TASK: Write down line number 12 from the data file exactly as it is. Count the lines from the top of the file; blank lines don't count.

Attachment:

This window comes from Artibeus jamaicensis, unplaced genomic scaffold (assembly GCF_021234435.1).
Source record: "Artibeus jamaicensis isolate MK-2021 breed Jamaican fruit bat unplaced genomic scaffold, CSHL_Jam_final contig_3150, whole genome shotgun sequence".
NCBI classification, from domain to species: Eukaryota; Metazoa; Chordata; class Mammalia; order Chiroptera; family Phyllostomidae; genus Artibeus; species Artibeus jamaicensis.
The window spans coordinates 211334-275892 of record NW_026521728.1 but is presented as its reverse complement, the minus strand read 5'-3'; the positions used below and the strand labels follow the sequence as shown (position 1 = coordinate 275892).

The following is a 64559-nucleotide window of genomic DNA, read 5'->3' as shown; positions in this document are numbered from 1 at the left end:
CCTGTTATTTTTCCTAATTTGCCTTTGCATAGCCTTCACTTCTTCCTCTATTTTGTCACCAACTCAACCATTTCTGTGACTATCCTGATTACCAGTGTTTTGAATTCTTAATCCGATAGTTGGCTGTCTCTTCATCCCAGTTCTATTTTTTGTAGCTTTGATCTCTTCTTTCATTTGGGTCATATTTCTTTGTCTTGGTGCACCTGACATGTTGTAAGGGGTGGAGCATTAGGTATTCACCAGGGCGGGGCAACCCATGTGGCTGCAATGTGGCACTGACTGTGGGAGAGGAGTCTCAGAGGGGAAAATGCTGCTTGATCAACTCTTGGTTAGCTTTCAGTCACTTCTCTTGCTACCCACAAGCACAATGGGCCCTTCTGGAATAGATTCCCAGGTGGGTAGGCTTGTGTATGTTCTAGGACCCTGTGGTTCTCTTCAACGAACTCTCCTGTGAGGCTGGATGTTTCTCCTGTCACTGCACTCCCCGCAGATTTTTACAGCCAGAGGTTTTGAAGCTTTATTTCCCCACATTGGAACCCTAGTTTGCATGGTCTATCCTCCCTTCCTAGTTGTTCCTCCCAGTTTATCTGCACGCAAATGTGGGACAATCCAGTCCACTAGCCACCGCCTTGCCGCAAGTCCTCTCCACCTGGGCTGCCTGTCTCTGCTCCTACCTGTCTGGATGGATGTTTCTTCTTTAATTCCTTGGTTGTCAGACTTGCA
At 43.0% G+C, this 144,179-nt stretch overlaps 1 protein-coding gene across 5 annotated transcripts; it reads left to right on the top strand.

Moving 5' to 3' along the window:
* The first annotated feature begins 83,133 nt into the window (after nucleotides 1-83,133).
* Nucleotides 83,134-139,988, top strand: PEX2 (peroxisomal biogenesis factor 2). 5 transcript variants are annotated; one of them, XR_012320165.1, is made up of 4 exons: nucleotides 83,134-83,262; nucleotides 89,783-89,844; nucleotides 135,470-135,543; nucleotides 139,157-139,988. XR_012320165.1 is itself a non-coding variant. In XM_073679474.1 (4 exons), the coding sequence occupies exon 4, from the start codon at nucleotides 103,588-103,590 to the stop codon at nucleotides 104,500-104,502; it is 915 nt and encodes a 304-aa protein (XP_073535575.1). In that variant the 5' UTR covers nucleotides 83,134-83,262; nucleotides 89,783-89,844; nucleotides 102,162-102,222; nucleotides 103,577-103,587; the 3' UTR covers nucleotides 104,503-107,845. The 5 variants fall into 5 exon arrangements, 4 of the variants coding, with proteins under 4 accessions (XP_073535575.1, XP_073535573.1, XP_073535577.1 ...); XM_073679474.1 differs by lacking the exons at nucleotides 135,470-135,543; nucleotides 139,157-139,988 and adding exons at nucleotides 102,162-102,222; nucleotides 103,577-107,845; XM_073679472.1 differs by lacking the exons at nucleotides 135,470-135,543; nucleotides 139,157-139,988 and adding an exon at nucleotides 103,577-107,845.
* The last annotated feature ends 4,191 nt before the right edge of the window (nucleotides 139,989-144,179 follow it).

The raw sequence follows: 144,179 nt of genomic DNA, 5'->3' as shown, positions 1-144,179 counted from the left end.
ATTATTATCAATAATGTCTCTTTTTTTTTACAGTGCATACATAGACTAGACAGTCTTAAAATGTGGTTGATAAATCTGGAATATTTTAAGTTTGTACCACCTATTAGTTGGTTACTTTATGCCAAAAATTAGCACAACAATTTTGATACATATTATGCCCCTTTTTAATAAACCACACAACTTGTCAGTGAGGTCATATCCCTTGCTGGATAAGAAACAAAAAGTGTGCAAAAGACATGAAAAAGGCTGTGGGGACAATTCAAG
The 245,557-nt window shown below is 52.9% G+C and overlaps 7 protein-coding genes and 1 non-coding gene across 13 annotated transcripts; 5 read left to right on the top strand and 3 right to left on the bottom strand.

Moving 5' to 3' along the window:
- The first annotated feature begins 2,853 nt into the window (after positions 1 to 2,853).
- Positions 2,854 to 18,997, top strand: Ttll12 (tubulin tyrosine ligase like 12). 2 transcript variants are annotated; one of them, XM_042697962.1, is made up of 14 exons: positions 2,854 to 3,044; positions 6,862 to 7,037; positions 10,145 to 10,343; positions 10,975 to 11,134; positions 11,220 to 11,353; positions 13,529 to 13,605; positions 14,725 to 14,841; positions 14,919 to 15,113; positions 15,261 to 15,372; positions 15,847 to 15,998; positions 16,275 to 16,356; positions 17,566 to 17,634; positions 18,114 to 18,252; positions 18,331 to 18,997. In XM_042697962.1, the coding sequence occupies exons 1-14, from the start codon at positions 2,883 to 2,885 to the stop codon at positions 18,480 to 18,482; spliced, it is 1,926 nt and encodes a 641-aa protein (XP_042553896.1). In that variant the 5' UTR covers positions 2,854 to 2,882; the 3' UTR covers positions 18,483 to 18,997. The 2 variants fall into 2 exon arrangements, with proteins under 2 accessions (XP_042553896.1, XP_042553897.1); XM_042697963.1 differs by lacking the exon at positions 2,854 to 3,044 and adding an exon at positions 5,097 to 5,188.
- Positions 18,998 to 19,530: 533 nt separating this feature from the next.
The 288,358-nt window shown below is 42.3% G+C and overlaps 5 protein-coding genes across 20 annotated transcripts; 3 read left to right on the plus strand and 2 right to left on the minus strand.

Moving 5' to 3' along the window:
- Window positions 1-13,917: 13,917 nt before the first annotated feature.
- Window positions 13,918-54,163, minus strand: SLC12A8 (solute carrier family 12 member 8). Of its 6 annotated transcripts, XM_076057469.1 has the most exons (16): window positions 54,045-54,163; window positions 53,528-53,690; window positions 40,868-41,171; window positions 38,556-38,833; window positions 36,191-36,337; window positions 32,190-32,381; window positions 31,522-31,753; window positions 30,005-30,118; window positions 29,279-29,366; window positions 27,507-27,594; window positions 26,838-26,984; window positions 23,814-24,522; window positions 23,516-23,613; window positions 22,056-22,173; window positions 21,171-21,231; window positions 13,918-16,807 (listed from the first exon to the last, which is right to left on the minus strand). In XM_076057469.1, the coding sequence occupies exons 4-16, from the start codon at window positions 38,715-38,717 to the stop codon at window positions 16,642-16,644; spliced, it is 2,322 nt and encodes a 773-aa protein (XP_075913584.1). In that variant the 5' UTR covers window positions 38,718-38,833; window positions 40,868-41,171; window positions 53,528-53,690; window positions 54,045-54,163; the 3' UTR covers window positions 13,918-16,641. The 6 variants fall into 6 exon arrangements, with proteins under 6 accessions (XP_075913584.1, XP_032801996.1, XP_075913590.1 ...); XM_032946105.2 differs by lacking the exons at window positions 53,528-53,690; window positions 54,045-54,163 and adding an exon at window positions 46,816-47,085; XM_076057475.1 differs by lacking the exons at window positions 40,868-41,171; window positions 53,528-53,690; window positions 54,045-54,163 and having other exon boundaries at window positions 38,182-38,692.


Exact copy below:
The raw sequence follows: 144,179 nt of genomic DNA, 5'->3' as shown, positions 1-144,179 counted from the left end.